Defendant was issued his summons for speeding at approximately 1:45 P.M. Sergeant Smith testified that he tested the radar machine three times at the same location: twice shortly before issuing defendant a summons, at 12:35 P.M. and at 1:35 P.M.; and once just after he apprehended defendant, at 2:04 P.M. On each of these three occasions four tuning forks were used to test the radar unit. These forks were calibrated at 20, 40, 60 and 80 m.ph., respectively. On each occasion each tuning fork was held in front of the radar
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antenna mounted in the police patrol vehicle. The fork was then struck upon a wooden mallet, thereby emitting a "tone" or sound wave. When the 20-mile fork was struck, the radar unit read 20 m.p.h.; the 40-mile fork caused a 40 m.p.h. reading; the 60-mile fork, a 60 m.p.h. reading, and the 80-mile fork, an 80 m.p.h. reading on the unit.
The sole question before this court is whether the external tuning fork test was sufficient to establish the accuracy of the radar unit.
At the trial below the municipal judge permitted the introduction into evidence of certain certificates issued by the manufacturer of the tuning forks and the radar unit. These certificates, supposedly signed by a representative of the manufacturer, purported to show that each of the four tuning forks had been tested, and that each fork was accurate within plus or minus 0.1 percent. Admission of these documents into evidence was error. These "certificates" were not properly authenticated,*fn1 as required by Evid. R. 67 nor was there sufficient testimony to support their admissibility as either business records under Evid. R. 63(13) or as reports of findings of a public official under Evid. R. 63(15). State v. Conners, 129 N.J. Super. 476, 485 (App. Div. 1974).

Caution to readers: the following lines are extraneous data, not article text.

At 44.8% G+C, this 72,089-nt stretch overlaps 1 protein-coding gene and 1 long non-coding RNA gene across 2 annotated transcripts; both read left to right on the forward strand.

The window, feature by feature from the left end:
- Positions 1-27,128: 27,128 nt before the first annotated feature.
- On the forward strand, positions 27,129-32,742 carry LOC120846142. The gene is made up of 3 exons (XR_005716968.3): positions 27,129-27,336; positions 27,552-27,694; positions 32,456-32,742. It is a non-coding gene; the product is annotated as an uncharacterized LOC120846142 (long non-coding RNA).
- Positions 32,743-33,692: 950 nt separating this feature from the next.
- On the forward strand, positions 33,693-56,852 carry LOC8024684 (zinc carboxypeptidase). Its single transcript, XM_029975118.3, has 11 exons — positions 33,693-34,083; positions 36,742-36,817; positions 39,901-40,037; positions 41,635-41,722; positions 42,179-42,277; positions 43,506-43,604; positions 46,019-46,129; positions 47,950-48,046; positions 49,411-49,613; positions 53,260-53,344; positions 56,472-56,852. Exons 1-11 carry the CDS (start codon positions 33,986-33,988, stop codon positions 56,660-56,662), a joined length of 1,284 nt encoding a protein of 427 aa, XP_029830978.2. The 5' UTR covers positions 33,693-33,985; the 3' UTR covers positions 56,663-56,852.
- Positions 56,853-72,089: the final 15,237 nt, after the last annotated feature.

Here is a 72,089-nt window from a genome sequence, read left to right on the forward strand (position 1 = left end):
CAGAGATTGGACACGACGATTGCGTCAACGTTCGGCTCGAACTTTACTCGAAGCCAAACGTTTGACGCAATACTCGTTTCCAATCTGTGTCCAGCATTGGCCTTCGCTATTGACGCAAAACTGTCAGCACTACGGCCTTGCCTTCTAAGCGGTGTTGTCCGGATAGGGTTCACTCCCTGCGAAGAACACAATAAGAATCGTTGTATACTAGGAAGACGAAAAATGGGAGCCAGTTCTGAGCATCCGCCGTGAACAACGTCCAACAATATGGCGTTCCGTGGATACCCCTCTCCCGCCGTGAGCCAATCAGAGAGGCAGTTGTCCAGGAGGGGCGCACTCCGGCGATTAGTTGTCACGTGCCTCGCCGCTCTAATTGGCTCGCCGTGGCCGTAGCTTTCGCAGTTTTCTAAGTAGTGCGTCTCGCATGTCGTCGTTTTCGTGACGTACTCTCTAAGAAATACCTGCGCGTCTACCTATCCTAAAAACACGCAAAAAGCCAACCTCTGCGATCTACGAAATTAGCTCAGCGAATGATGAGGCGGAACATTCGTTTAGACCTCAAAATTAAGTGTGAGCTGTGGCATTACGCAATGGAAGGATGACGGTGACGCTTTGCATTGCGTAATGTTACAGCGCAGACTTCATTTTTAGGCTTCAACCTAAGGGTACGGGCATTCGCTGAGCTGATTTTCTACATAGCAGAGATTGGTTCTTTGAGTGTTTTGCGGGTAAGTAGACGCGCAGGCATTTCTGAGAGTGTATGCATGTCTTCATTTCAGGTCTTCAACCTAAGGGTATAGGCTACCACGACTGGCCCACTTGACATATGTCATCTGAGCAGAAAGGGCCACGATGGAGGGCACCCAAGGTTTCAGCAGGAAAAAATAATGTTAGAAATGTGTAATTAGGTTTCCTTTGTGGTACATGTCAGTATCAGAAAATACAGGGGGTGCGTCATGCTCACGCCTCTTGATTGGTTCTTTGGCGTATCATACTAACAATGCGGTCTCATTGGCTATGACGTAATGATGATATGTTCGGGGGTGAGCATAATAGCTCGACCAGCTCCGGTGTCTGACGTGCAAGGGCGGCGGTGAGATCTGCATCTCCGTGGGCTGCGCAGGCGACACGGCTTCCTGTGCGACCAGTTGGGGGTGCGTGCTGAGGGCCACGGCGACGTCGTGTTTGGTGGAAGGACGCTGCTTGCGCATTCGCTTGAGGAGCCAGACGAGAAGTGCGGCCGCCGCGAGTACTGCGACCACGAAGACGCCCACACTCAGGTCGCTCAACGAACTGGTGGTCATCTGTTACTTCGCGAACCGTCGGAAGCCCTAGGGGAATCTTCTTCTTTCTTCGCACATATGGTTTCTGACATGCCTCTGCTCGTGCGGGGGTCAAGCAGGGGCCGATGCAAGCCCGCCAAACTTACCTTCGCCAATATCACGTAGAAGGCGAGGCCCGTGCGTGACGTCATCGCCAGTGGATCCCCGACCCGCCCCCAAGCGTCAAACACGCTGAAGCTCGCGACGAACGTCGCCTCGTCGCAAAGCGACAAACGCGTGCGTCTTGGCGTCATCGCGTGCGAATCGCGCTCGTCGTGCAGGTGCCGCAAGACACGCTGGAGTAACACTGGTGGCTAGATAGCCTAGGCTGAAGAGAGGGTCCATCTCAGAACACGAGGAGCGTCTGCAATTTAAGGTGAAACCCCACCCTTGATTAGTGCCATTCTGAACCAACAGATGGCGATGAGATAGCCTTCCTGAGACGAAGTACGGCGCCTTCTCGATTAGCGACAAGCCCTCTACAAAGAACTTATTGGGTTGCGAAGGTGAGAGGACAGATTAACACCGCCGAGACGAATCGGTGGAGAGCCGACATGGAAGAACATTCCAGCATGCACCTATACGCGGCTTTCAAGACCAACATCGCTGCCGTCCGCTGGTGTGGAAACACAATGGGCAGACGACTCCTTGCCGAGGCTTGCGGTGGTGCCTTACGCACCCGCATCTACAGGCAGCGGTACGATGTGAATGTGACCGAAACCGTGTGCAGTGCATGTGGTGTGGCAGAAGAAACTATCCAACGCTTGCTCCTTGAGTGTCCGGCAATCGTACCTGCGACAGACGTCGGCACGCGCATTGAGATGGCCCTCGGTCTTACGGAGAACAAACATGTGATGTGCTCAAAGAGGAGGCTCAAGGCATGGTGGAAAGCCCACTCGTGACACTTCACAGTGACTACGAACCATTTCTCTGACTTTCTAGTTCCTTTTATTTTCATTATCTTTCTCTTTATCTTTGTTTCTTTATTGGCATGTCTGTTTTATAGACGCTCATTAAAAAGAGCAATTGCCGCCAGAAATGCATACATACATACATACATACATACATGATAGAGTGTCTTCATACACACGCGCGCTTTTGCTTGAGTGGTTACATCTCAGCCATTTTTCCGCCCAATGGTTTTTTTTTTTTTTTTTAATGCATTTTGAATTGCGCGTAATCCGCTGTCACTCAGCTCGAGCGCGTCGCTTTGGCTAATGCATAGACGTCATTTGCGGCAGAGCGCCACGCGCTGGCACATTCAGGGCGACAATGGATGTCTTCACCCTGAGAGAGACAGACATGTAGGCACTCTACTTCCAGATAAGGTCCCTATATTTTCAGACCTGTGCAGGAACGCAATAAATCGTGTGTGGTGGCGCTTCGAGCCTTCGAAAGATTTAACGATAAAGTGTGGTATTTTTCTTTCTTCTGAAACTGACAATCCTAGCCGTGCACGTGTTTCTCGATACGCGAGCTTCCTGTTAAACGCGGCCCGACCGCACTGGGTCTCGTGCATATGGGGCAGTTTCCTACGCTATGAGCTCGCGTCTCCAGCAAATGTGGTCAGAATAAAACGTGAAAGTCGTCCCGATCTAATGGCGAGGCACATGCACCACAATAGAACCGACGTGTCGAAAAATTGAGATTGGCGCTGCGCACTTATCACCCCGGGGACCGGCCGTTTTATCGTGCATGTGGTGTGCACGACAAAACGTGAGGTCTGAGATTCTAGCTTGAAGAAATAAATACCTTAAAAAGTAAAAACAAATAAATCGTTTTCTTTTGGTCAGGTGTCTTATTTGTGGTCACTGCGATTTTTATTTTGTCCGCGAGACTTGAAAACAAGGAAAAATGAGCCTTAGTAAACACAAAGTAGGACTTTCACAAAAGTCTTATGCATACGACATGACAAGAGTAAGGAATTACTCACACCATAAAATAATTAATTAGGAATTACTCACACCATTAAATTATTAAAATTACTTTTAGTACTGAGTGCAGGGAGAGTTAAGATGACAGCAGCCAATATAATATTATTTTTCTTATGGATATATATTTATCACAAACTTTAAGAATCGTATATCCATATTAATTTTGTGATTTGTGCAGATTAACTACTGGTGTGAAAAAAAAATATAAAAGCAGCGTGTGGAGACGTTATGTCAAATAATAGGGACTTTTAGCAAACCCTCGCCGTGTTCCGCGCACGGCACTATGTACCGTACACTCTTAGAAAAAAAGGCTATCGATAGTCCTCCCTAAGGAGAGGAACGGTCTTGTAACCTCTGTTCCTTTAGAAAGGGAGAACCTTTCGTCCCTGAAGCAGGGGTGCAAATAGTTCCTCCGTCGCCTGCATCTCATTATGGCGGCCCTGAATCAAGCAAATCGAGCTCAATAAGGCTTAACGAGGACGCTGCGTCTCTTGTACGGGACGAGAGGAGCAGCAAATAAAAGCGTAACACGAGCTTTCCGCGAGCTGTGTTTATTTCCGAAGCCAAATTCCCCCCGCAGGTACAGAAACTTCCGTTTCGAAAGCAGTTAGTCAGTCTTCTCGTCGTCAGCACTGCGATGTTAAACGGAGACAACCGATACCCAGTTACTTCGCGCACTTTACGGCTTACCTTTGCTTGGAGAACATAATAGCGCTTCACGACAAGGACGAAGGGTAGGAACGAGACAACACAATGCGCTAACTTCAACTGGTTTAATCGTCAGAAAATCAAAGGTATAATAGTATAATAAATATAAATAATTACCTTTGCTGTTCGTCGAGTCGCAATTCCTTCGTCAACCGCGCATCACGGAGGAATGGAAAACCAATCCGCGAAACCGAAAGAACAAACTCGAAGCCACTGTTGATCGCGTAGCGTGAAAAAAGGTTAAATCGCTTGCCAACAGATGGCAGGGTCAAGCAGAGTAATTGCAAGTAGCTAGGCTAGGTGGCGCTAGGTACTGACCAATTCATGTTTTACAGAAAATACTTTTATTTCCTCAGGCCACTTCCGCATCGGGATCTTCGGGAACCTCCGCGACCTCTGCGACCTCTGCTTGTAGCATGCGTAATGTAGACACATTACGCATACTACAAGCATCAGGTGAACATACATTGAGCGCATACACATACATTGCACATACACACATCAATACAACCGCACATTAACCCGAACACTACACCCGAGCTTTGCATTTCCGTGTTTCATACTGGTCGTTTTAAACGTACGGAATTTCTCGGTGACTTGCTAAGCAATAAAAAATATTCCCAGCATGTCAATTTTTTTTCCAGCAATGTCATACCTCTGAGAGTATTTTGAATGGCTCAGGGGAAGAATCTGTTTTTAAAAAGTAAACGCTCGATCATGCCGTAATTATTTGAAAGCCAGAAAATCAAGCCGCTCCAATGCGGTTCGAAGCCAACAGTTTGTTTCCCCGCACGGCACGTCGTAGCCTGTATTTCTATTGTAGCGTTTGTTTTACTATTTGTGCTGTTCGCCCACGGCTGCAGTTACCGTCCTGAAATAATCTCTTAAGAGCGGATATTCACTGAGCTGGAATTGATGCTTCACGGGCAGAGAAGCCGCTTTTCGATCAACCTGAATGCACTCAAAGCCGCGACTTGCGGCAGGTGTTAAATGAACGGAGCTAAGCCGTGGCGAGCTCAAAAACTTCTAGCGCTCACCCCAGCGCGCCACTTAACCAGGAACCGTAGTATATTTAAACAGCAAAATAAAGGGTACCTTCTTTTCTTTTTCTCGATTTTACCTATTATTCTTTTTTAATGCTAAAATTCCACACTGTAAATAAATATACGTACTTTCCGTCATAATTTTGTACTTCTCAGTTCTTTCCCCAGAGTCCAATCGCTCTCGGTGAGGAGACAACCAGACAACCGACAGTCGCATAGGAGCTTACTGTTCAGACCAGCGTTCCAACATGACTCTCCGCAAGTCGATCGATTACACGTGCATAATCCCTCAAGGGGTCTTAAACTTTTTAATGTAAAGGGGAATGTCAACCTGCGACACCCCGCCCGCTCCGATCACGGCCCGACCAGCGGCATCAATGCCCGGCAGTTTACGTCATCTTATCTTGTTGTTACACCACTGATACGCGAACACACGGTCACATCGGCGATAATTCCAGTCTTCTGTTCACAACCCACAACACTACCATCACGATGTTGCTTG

Defendant contends that this failure to prove the accuracy of these tuning forks is fatal to the State's case. He would require the State to prove not only the correctness of the machine which clocked his speed as excessive -- he demands testing as well of the device used to check the accuracy of the radar unit. The argument is unsound. There is no need to place such undue burdens upon the State in proving a simple speeding case. Defendant's argument is best answered by the response to the same type of reasoning
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in People v. Stephens, 52 Misc. 2d 1070, 1072, 277 N.Y.S. 2d 567, 569-570 (Cty. Ct. 1967):
A similar argument was also rejected by the Supreme Court of Virginia in Farmer v. Commonwealth, 205 Va. 609, 139 S.E. 2d 40 (1969). Defendant there claimed that proof of accuracy of the radar unit required the prosecution to establish the accuracy of the tachometer which had been used to calibrate the speedometer on the test car which had passed through the radar beam. The court expressed its fear that the next logical requirement would be proof of the accuracy of the instrument or instruments which tested the tachometer. Common sense, reasoned the court, demanded that there be "a point of faith somewhere." 205 Va. at 610, 139 S.E. 2 d at 42-43.